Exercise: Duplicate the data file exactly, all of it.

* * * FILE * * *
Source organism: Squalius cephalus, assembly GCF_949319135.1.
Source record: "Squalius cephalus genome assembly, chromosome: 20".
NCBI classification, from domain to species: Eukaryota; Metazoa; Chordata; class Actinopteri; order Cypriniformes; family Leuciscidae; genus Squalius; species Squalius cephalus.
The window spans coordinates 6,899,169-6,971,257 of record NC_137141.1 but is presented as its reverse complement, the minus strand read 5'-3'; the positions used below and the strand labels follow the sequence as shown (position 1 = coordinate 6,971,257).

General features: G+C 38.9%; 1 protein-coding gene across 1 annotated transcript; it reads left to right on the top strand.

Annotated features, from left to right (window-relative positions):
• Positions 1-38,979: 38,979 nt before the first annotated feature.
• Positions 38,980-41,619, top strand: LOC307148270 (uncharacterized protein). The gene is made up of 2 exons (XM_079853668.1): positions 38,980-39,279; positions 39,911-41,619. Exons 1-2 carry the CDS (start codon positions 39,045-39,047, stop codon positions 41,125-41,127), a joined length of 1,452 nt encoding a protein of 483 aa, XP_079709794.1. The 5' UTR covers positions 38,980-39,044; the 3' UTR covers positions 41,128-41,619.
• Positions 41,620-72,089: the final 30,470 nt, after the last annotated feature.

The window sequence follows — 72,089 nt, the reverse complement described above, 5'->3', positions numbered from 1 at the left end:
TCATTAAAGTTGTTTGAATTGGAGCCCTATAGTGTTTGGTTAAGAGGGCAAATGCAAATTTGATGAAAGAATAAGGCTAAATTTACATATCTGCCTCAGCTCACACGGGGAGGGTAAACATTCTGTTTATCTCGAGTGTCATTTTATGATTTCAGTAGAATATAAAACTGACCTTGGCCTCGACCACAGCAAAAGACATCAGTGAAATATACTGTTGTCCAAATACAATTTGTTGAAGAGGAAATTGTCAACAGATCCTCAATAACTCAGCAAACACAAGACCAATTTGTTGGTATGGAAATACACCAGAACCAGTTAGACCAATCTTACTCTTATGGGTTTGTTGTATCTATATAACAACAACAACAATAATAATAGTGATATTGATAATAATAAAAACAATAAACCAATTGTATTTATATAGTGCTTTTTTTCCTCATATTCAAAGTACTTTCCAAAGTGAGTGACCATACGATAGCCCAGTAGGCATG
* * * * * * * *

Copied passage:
Source organism: Squalius cephalus, assembly GCF_949319135.1.
Source record: "Squalius cephalus genome assembly, chromosome: 20".
NCBI classification, from domain to species: Eukaryota; Metazoa; Chordata; class Actinopteri; order Cypriniformes; family Leuciscidae; genus Squalius; species Squalius cephalus.
The window spans coordinates 6,899,169-6,971,257 of record NC_137141.1 but is presented as its reverse complement, the minus strand read 5'-3'; the positions used below and the strand labels follow the sequence as shown (position 1 = coordinate 6,971,257).

General features: G+C 38.9%; 1 protein-coding gene across 1 annotated transcript; it reads left to right on the top strand.

Annotated features, from left to right (window-relative positions):
• Positions 1-38,979: 38,979 nt before the first annotated feature.
• Positions 38,980-41,619, top strand: LOC307148270 (uncharacterized protein). The gene is made up of 2 exons (XM_079853668.1): positions 38,980-39,279; positions 39,911-41,619. Exons 1-2 carry the CDS (start codon positions 39,045-39,047, stop codon positions 41,125-41,127), a joined length of 1,452 nt encoding a protein of 483 aa, XP_079709794.1. The 5' UTR covers positions 38,980-39,044; the 3' UTR covers positions 41,128-41,619.
• Positions 41,620-72,089: the final 30,470 nt, after the last annotated feature.

The window sequence follows — 72,089 nt, the reverse complement described above, 5'->3', positions numbered from 1 at the left end:
TCATTAAAGTTGTTTGAATTGGAGCCCTATAGTGTTTGGTTAAGAGGGCAAATGCAAATTTGATGAAAGAATAAGGCTAAATTTACATATCTGCCTCAGCTCACACGGGGAGGGTAAACATTCTGTTTATCTCGAGTGTCATTTTATGATTTCAGTAGAATATAAAACTGACCTTGGCCTCGACCACAGCAAAAGACATCAGTGAAATATACTGTTGTCCAAATACAATTTGTTGAAGAGGAAATTGTCAACAGATCCTCAATAACTCAGCAAACACAAGACCAATTTGTTGGTATGGAAATACACCAGAACCAGTTAGACCAATCTTACTCTTATGGGTTTGTTGTATCTATATAACAACAACAACAATAATAATAGTGATATTGATAATAATAAAAACAATAAACCAATTGTATTTATATAGTGCTTTTTTTCCTCATATTCAAAGTACTTTCCAAAGTGAGTGACCATACGATAGCCCAGTAGGCATG